Monday 24 October 2016

Google, YouTube and Facebook granted appeals against injunctions requiring removal of online video falsely accusing student of evading taxi fare'

Tim Healy

Published 10/05/2016 | 12:35

Eoin McKeogh
Eoin McKeogh

Appeals by Google, YouTube and Facebook Ireland have been granted by the Supreme Court, on consent, against injunctions requiring them to permanently remove a Youtube video clip falsely accused a student of evading a taxi fare in Dublin when he was in Japan.

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When the appeals were mentioned today, Luán O Braonáin SC, for the student, Eoin McKeogh, said matters had settled and he was asking the court to allow the appeals by consent and strike out the proceedings.

Michael Howard SC, for Google and YouTube, and Rossa Fanning BL, for Facebook Ireland, agreed.

The Chief Justice, Ms Justice Susan Denham, made the agreed orders.

The appeals raised important issues concerning whether internet hosting sites may be sued over defamatory material posted on them and whether the companies had a responsibility to monitor their sites for such material.

The three Internet giants appealed an interlocutory injunction (an order applying until the hearing of full legal proceedings) requiring them permanently remove the YouTube video clip. That injunction was granted by the High Court in 2013 but a stay applied pending the outcome of the appeals. Interim orders preventing republishing of the material also remained in place pending the appeals.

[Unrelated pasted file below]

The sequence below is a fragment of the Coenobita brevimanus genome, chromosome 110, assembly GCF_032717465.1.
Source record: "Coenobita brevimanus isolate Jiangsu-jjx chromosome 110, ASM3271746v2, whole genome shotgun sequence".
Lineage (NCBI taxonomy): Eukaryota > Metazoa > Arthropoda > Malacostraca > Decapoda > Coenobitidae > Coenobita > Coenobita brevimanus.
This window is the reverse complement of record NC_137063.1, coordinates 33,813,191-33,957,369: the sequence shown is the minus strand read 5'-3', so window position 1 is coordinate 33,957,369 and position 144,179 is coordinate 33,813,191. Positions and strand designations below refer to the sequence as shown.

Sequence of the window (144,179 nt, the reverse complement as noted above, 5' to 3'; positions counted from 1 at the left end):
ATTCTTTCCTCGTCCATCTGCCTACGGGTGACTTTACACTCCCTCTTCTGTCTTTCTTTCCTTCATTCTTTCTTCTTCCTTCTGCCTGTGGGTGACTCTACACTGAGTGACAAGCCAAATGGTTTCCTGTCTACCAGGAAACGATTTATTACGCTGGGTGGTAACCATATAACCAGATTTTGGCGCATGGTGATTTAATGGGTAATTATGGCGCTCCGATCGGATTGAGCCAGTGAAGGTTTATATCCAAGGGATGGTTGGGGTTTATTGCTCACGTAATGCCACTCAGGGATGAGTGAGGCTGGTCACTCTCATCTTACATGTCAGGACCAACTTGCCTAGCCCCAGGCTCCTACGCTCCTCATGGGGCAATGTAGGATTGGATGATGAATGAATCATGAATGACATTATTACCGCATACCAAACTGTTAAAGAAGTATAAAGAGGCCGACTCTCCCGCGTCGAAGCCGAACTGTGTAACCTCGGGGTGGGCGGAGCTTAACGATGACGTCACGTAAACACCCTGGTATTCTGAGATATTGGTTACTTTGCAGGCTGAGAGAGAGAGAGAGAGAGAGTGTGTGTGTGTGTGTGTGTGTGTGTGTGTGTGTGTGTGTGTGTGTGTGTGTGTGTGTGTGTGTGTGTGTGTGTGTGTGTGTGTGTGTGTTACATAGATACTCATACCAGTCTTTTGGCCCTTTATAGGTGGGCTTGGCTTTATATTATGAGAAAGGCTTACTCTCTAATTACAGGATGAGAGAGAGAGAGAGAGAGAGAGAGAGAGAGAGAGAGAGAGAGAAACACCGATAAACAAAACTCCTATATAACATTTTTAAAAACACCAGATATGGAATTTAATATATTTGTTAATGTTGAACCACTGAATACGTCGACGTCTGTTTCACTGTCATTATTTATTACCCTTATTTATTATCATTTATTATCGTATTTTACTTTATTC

Mr Justice Michael Peart made the interlocutory orders on foot of his earlier finding the video was defamatory as Mr McKeogh was not the person in it.

Mr McKeogh's full action for damages arising from the internet clip, also on hold pending the companies' appeals, will not now proceed given the allowing of the appeals.

Last year, Mr McKeogh withdrew separate Supreme Court appeals against costs orders made in favour of various newspapers after losing an application for anoynmity in media reports of his case. The appeals were withdrawn on consent and on terms including consent of the various media outlets not to execute the costs orders.

He also withdrew other proceedings over alleged libel against two media outlets, Independent Newspapers (Ireland) Ltd and Examiner Publications (Cork) Ltd.

A separate High Court dispute over liability for costs incurred by solicitor Paul Lambert when acting for Mr McKeogh has yet to be resolved. Mr Lambert is claiming some €1.9m legal costs from Mr McKeogh and his parents, Eamon and Fidelma McKeogh.

The parents deny they were ever clients of Mr Lambert, the principal and sole member of Merrion Legal solicitors, Sir John Rogerson's Quay, Dublin. He was struck off the roll of solicitors last July over failure to honour his firm's undertaking to provide security for a €450,00 loan advanced to him by ICS Building Society in 2006 to buy an investment property in Howth.

The parents have appealed a High Court decision to refer costs issues to a High Court Taxing Master for a decision on the exact amount to be paid prior to a determination of liability for those.

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